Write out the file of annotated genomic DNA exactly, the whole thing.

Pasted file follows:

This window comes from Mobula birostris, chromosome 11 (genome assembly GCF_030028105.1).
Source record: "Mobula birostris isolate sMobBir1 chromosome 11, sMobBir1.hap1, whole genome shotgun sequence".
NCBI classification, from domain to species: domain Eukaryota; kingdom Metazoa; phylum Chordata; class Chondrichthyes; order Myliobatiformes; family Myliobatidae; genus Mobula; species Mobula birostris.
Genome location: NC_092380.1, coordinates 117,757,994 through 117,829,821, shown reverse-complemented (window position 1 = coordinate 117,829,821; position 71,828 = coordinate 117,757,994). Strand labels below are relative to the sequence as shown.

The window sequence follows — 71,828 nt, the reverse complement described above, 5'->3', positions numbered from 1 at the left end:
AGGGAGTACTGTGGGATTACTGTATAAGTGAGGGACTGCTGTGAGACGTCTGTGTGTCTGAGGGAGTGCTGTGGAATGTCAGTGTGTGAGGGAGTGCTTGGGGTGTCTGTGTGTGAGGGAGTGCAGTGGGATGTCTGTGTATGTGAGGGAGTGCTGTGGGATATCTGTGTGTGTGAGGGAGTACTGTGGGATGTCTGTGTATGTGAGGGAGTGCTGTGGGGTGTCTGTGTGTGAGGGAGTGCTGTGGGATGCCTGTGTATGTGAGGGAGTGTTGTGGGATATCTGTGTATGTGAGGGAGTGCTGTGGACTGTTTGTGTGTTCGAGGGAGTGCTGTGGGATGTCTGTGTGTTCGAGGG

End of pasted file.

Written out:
This window comes from Mobula birostris, chromosome 11 (genome assembly GCF_030028105.1).
Source record: "Mobula birostris isolate sMobBir1 chromosome 11, sMobBir1.hap1, whole genome shotgun sequence".
NCBI classification, from domain to species: domain Eukaryota; kingdom Metazoa; phylum Chordata; class Chondrichthyes; order Myliobatiformes; family Myliobatidae; genus Mobula; species Mobula birostris.
Genome location: NC_092380.1, coordinates 117,757,994 through 117,829,821, shown reverse-complemented (window position 1 = coordinate 117,829,821; position 71,828 = coordinate 117,757,994). Strand labels below are relative to the sequence as shown.

The window sequence follows — 71,828 nt, the reverse complement described above, 5'->3', positions numbered from 1 at the left end:
AGGGAGTACTGTGGGATTACTGTATAAGTGAGGGACTGCTGTGAGACGTCTGTGTGTCTGAGGGAGTGCTGTGGAATGTCAGTGTGTGAGGGAGTGCTTGGGGTGTCTGTGTGTGAGGGAGTGCAGTGGGATGTCTGTGTATGTGAGGGAGTGCTGTGGGATATCTGTGTGTGTGAGGGAGTACTGTGGGATGTCTGTGTATGTGAGGGAGTGCTGTGGGGTGTCTGTGTGTGAGGGAGTGCTGTGGGATGCCTGTGTATGTGAGGGAGTGTTGTGGGATATCTGTGTATGTGAGGGAGTGCTGTGGACTGTTTGTGTGTTCGAGGGAGTGCTGTGGGATGTCTGTGTGTTCGAGGG